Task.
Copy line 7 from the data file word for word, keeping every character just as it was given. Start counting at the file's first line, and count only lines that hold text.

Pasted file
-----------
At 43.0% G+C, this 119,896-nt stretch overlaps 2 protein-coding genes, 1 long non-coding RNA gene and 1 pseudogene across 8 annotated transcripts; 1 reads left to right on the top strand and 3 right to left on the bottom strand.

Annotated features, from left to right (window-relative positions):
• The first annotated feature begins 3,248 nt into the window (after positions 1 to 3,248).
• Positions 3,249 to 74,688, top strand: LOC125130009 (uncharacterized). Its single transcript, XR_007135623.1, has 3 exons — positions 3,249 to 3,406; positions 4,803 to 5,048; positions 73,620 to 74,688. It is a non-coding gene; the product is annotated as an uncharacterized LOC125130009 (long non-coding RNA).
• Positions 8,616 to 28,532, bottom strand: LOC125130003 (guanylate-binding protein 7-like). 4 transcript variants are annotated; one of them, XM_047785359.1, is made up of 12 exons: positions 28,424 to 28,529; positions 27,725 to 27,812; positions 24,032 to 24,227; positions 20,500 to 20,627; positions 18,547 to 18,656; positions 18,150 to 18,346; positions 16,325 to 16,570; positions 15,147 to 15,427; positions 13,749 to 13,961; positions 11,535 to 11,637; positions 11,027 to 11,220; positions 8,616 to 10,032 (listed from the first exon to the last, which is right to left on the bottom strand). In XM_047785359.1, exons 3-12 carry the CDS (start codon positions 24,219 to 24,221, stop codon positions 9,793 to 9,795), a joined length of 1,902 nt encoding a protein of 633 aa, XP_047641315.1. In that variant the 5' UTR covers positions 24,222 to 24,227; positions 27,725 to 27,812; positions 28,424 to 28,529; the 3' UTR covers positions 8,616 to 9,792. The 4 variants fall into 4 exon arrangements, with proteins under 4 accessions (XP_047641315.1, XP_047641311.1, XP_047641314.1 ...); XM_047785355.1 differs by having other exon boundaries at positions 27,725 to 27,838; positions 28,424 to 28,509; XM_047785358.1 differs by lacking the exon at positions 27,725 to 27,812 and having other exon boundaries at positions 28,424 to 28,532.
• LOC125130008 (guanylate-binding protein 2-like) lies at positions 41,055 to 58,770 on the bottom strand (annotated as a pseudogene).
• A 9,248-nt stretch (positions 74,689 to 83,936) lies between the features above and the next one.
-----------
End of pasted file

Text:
• A 9,248-nt stretch (positions 74,689 to 83,936) lies between the features above and the next one.